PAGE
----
Scientists made a discovery that could lead them to a way to stop cancer cells before they metastasise and move through the body.  It’s a cell movement process they’re calling “chase and run”.

According to new research in the journal Nature Cell Biology, the researchers worked with neural crest cells, which behave similarly to cancer cells; and placode cells, which mimic healthy cells.

“We use the analogy of the donkey and the carrot to explain this behaviour: the donkey follows the carrot, but the carrot moves away when approached by the donkey,” study researcher Dr. Roberto Mayor, of University College London, said in a statement. “Similarly the neural crest cells follow the placode cells, but placode cells move away when touched by neural crest cells.”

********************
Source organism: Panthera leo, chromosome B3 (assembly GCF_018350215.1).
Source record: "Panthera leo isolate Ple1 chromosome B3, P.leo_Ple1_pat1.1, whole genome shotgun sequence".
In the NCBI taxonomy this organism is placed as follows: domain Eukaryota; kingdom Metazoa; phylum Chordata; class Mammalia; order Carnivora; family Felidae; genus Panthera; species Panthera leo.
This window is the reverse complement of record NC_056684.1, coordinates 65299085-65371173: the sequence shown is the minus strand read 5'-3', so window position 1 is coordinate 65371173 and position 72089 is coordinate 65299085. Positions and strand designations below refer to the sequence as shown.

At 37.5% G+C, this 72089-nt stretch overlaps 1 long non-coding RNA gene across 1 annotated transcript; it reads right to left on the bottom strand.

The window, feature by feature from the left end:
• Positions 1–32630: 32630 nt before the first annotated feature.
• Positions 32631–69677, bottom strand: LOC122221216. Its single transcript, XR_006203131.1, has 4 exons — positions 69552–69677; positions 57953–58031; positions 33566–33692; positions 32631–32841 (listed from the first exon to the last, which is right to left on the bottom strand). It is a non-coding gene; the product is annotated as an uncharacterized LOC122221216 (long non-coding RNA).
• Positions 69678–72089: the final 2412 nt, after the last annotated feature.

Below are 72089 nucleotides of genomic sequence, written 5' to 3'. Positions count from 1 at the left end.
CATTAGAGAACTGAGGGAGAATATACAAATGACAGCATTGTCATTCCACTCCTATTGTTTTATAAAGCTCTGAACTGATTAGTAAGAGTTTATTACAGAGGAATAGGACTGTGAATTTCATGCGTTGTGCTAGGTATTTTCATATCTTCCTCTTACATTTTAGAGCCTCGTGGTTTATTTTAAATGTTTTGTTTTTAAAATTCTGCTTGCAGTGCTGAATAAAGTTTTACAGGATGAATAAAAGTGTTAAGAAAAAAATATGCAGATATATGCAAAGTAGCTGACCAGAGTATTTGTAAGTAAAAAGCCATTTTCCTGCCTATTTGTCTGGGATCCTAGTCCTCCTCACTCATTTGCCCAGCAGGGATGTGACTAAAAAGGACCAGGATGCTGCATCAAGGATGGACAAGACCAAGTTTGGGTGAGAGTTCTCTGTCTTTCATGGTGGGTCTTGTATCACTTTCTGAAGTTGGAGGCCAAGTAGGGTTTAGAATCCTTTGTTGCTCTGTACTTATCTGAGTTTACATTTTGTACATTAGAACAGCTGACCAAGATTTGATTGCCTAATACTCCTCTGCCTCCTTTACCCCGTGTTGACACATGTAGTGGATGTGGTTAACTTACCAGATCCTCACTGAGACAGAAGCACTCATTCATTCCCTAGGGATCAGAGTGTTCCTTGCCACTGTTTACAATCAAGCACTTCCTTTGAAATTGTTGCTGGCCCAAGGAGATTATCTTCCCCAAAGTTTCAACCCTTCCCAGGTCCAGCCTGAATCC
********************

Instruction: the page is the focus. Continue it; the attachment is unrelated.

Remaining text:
They didn’t work with actual cancer cells, but the neural crest & placode experiment is likely comparable because of the similarities in the cells.  And knowing this method of cell movement puts them a step closer to developing treatments to stopping it.